A “small portion of this otherwise reliable published article contains clinically inaccurate data”

exp opinionA rheumatology researcher in France is retracting a paper for errors in several sentences.

Here’s the retraction notice for “Odanacatib for the treatment of postmenopausal osteoporosis, a paper originally published in October in Expert Opinion on Pharmacotherapy:

Unfortunately, due to an honest error from the author, a small portion of this otherwise reliable published article contains clinically inaccurate data. The publisher and author agree to retract the paper pending correction.

The author of the paper, Roland Chapurlat, tells us:

In paragraph 2.1, the sentence on lysosomotropic inhibition was inverted; also, in paragraph 3, the sentences regarding phase 3 results may have been misleading due to English error.
The paper is currently resubmitted and under re-review. I guess it should be republished early next year.

We don’t have access to the original article — and have better ways to spend $86, which seems like an awful lot – so we’re not sure how central those several sentences are. It does seem, however, that if there were errors in just those sentences, a correction might have done the job instead of a retraction. We’ve asked the editor of the journal for comment, and will update with anything we learn. [See update at end.]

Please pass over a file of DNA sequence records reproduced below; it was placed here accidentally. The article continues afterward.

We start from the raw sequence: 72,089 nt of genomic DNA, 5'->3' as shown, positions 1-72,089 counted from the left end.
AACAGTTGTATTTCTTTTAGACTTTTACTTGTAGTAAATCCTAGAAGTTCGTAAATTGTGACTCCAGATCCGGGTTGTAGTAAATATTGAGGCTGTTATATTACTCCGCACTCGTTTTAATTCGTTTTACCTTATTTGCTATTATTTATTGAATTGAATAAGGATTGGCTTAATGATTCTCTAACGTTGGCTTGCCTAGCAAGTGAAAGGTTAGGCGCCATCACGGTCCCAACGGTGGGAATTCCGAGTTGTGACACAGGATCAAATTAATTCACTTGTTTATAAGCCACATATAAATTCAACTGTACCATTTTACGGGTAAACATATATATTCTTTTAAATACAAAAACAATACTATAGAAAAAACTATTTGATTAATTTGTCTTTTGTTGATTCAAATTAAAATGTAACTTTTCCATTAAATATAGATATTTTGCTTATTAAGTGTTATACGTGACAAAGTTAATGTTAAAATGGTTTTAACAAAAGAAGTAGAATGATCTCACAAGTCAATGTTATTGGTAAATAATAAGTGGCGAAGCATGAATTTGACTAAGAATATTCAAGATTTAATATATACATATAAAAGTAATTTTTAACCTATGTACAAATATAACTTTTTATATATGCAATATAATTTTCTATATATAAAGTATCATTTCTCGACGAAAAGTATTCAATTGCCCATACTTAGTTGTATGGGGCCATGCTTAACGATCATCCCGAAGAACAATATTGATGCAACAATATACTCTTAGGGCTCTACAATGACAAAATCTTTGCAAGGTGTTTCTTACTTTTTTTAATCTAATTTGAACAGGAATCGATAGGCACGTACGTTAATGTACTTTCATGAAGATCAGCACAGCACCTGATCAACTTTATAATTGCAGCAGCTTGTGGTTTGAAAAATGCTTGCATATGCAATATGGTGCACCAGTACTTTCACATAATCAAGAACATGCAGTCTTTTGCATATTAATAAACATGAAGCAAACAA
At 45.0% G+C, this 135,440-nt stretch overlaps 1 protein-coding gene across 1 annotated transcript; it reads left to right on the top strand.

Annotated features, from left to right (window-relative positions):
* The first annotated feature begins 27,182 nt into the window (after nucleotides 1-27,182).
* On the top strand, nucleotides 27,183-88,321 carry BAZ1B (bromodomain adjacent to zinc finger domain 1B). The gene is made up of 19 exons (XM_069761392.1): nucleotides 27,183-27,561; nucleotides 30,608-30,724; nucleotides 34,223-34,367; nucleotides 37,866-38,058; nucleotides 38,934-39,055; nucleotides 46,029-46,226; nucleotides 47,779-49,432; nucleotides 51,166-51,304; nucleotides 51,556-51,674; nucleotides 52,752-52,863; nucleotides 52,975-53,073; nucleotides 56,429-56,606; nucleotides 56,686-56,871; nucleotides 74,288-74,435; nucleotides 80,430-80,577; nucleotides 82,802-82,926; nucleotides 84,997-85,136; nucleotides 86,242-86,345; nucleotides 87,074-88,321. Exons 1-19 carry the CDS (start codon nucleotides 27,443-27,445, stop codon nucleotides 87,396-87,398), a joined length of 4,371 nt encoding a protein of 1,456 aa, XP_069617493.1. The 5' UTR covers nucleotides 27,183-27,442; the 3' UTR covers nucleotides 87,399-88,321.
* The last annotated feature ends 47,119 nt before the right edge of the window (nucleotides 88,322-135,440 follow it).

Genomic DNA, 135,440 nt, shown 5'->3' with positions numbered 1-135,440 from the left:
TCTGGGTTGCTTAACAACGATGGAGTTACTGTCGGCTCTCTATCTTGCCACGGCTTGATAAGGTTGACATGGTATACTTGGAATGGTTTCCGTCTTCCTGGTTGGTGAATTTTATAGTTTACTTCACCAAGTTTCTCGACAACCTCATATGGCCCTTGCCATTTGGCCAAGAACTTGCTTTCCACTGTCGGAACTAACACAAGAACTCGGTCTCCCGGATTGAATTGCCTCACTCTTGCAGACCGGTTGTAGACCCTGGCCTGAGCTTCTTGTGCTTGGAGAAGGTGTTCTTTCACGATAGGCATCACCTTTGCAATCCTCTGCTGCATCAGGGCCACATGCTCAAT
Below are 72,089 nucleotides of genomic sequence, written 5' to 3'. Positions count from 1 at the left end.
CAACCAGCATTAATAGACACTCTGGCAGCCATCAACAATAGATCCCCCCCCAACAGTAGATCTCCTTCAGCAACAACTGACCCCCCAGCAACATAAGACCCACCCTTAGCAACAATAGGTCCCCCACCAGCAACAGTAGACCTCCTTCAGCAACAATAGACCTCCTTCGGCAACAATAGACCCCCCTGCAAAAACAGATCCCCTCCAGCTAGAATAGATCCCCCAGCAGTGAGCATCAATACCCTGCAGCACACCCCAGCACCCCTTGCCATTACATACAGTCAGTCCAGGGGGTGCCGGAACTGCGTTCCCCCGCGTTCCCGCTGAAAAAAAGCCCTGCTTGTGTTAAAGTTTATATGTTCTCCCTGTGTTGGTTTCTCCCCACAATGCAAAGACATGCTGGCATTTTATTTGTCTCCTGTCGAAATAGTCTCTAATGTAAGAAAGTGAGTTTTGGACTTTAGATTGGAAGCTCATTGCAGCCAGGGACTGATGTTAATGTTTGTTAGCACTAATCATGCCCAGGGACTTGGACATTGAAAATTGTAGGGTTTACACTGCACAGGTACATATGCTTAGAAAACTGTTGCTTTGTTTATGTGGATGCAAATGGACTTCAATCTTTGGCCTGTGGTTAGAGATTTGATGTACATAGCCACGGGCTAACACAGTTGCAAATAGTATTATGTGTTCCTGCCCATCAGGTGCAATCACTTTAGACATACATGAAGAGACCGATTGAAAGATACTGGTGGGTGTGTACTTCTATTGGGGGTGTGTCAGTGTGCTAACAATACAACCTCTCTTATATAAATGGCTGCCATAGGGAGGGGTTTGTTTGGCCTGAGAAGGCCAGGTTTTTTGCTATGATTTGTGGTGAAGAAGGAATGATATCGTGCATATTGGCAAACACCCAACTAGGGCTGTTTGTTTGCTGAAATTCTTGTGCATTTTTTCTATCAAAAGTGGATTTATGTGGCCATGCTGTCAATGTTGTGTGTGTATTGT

Chapurlat is professor of rheumatology, chief of the department of medicine, division of rheumatology, and clinical research at INSERM UMR 1033, and director of the National Reference Center for Fibrous Dysplasia of Bone at the Hôpital E Herriot in Lyon, France.

Update, 12:30 p.m. Eastern, 12/20/13: Amina Abdel Latif, Commissioning Editor, Expert Opinion, tells us:

…the author had written the sentence “Because CatK acts in an acidic environment, lysosomotropic inhibitors may offer an advantage over non-lysosomotropic inhibitors” – where the sentence should have been inverted so that non-lysosomotropic inhibitors offer an advantage over lysosomotropic inhibitors.

The author had also written the compound odanacatib as L-873724, when it should be MK-0822.

There were also a number of smaller errors/missing words not used in sentences describing dosing, clinical trials etc.

I had asked the author if he would like to publish a correction, but he decided and made it clear for the paper to be retracted as he felt the inaccuracies were too important to warrant a correction.

The paper has since been corrected and resubmitted to the journal, and is currently under re-review.

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